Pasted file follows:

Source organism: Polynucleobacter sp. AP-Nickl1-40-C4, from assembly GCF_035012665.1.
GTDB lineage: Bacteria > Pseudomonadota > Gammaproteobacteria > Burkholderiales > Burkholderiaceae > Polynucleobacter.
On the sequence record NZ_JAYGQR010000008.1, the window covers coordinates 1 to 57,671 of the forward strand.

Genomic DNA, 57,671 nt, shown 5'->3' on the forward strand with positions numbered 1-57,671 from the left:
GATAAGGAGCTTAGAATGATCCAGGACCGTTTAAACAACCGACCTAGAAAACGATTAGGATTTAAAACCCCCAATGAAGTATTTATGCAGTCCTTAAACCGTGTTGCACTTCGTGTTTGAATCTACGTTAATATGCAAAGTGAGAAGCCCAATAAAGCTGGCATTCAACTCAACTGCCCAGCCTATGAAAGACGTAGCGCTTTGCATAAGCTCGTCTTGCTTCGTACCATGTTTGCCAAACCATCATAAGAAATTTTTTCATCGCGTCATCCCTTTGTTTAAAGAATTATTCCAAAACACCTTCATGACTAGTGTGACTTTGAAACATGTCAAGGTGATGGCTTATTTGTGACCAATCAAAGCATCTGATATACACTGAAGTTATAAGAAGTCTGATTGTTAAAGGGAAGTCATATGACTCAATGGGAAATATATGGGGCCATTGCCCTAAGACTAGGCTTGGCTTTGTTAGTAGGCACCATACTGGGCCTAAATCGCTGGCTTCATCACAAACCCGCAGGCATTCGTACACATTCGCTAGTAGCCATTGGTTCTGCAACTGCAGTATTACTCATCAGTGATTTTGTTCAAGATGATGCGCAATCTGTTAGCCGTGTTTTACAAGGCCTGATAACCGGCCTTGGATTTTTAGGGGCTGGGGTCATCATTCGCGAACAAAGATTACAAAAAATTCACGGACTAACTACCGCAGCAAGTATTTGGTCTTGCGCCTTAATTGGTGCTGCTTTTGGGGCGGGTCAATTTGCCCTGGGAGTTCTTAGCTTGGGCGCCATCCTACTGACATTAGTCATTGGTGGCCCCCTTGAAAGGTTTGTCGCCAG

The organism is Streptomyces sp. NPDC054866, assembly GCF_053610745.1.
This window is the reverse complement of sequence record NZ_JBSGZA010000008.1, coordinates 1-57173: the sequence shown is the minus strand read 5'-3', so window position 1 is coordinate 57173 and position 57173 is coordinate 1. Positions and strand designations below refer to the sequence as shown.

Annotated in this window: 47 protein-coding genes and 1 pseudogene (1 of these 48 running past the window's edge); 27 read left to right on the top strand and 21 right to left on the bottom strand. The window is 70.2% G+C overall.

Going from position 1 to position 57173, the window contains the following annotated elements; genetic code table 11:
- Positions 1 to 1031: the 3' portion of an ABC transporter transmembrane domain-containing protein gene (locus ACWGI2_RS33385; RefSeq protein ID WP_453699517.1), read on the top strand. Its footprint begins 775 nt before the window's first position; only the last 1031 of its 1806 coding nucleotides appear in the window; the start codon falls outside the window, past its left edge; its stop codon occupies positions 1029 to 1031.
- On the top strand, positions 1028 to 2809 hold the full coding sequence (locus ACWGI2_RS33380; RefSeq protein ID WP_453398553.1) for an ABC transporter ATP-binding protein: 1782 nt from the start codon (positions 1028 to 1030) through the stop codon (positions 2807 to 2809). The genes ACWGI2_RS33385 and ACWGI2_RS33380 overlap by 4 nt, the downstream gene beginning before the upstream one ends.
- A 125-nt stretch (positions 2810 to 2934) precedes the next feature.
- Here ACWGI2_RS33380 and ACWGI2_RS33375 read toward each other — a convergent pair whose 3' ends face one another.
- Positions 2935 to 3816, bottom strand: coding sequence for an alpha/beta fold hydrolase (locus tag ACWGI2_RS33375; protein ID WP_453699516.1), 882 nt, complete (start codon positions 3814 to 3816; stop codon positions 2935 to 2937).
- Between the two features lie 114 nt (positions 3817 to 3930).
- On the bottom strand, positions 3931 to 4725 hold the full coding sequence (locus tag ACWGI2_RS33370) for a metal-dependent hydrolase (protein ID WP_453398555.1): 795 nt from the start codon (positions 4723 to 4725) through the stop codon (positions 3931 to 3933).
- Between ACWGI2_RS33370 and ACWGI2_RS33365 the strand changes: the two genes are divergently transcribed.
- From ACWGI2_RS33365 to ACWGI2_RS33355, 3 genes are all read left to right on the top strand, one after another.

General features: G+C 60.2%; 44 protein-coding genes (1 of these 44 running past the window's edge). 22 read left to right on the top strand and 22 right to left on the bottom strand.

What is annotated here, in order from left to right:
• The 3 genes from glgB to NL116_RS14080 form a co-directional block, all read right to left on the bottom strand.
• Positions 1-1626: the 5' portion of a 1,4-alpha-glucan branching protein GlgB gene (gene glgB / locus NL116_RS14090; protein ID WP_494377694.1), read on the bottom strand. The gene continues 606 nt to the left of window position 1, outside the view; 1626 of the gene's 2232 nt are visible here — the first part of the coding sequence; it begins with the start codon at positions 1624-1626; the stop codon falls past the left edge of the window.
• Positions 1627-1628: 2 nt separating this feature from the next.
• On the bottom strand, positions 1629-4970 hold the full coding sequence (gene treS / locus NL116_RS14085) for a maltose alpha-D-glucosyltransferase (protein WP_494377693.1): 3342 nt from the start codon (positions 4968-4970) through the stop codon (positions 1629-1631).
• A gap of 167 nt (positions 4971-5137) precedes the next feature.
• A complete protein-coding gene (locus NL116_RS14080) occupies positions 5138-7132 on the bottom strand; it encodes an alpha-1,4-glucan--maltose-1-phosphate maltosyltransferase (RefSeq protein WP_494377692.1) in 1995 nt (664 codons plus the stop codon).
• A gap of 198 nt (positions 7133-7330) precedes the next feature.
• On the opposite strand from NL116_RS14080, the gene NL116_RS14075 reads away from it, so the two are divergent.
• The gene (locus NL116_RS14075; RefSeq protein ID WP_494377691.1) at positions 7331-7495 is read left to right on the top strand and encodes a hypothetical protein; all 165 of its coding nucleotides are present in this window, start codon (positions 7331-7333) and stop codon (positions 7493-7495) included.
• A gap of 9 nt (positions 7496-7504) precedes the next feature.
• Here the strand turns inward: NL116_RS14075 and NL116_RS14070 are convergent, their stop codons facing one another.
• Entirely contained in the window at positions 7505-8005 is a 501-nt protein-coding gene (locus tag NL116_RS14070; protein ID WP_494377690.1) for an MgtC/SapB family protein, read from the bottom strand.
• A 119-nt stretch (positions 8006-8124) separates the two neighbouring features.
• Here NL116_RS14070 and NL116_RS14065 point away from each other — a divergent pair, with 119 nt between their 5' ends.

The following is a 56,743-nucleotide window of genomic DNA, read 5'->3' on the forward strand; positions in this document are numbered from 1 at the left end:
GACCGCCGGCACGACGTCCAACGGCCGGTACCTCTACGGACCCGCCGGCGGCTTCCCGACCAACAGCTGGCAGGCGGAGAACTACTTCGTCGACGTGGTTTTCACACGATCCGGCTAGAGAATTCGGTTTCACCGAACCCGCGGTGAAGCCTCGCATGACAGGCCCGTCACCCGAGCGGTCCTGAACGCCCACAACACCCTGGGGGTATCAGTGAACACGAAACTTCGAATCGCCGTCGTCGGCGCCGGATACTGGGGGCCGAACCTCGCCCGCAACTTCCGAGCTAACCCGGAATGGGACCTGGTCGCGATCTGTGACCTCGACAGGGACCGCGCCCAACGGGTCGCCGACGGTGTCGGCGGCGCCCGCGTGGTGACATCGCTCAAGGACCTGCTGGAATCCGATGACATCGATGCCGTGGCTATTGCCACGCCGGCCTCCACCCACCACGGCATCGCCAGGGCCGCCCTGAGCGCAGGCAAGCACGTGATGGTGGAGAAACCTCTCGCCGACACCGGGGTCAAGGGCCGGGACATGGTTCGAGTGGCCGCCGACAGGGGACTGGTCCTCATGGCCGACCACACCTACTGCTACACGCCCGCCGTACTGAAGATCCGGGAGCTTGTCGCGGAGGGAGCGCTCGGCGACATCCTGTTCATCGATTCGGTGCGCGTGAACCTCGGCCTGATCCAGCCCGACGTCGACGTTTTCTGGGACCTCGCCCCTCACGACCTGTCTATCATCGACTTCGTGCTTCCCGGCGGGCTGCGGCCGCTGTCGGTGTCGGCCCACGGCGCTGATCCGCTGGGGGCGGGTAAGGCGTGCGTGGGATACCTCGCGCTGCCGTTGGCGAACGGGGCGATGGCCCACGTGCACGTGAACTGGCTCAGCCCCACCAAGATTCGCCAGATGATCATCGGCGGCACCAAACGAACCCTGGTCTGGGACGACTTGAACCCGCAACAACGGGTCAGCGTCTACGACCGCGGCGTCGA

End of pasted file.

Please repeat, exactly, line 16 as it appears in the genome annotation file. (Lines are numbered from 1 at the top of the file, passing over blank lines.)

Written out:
- On the bottom strand, positions 3931 to 4725 hold the full coding sequence (locus tag ACWGI2_RS33370) for a metal-dependent hydrolase (protein ID WP_453398555.1): 795 nt from the start codon (positions 4723 to 4725) through the stop codon (positions 3931 to 3933).